Sheet Music, 1834-1899

Preview

image preview

ISBN

MUM00682, 0053

Description

Cover: photo of Mr. J. Flatow and Miss K. Dunn dressed in blackface [Miss K. Dunn appears to be a male]; Musical Supplement of the New York Journal and Advertiser. June 5, 1898; Publisher: F. A. Mills (New York)

Subject Headings (Library of Congress)

Songs -- United States -- 19th Century; Popular Music -- United States

Relational Format

music score

Original Format

scores

Original Collection

Sheldon Harris Collection (MUM00682), Archives and Special Collections, University of Mississippi Libraries

Lyrics

Lyrics:
First verse
Have you seen Miss Hannah Brown, She's the warmest Gal in town, The hottest dressed wench that you ever seen, With her diamonds dazzlig bright, That glack Gal does look right, She's warmer than the Gal called Dora Dean She is black but she is fair, She has Madigasca hair, She makes the darkies talk when she goes out, When she struts by at night, You would think that she was white, When she goes by you'll hear the darkies shout,
Chorus
Honey you sure look right, Black Gal you're out of sight, You're the neatest litle Gal that we have seen around my baby, honey you do look warm, You have some hot clothes on, Honey you're the warmest Gal in town. town.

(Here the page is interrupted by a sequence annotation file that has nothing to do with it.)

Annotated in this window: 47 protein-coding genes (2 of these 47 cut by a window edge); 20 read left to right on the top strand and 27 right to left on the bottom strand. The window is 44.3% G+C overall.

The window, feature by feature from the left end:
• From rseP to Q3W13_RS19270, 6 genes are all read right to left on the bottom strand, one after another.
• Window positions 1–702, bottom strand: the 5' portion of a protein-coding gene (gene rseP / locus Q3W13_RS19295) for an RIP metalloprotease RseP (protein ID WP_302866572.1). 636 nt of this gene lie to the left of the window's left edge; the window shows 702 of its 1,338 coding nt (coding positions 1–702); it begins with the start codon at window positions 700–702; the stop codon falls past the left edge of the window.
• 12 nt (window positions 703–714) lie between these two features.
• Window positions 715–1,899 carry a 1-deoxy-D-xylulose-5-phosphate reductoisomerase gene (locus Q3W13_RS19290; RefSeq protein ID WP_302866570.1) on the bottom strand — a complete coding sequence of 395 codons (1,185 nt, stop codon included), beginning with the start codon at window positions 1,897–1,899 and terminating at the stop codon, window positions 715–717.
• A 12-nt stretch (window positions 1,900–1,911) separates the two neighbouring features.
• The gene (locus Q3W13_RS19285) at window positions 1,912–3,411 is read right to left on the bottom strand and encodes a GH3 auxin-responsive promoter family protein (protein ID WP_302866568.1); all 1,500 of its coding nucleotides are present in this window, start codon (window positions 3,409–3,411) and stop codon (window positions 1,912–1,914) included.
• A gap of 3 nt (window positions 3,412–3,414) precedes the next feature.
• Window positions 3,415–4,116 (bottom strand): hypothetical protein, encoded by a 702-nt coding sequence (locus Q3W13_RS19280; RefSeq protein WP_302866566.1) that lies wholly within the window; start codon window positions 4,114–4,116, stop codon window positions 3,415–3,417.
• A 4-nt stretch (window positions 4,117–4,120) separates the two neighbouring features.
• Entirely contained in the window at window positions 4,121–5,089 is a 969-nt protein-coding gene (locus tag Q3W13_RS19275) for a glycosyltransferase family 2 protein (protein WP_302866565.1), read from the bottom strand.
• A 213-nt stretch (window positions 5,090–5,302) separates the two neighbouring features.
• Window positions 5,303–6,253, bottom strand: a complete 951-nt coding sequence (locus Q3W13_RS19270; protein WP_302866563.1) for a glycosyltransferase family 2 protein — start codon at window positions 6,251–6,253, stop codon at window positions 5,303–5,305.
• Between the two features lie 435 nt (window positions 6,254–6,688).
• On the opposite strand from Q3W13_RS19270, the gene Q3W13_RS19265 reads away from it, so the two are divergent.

Second verse
She's give the Gals the blues, She has diamond in her shoes, Her dresses are all trimed with Klodyke gold, That black Gal is dead in line, And she drinks the best of wine. And takes a milk bath every day I'm told, She has caught the darky japs, She plays races and shoots craps, And any debt she owes she's bound to pay, She's a dead swell baby, She's a high born lady, On the corners you'll hear the coons all say,
(Chorus)

Content Disclaimer

The derogatory terms, images, and ideas that appear in some of this sheet music are not condoned by the University of Mississippi. They do represent the attitudes of a number of Americans at the times the songs were published. As such, it is hoped that the sheet music in this collection can aid students of music, history, and other disciplines to better understand popular American music and racial stereotypes from the 19th- and early 20th-centuries.

Honey You're the Warmest Gal In Town / music by Irving Jones; words by Irving Jones

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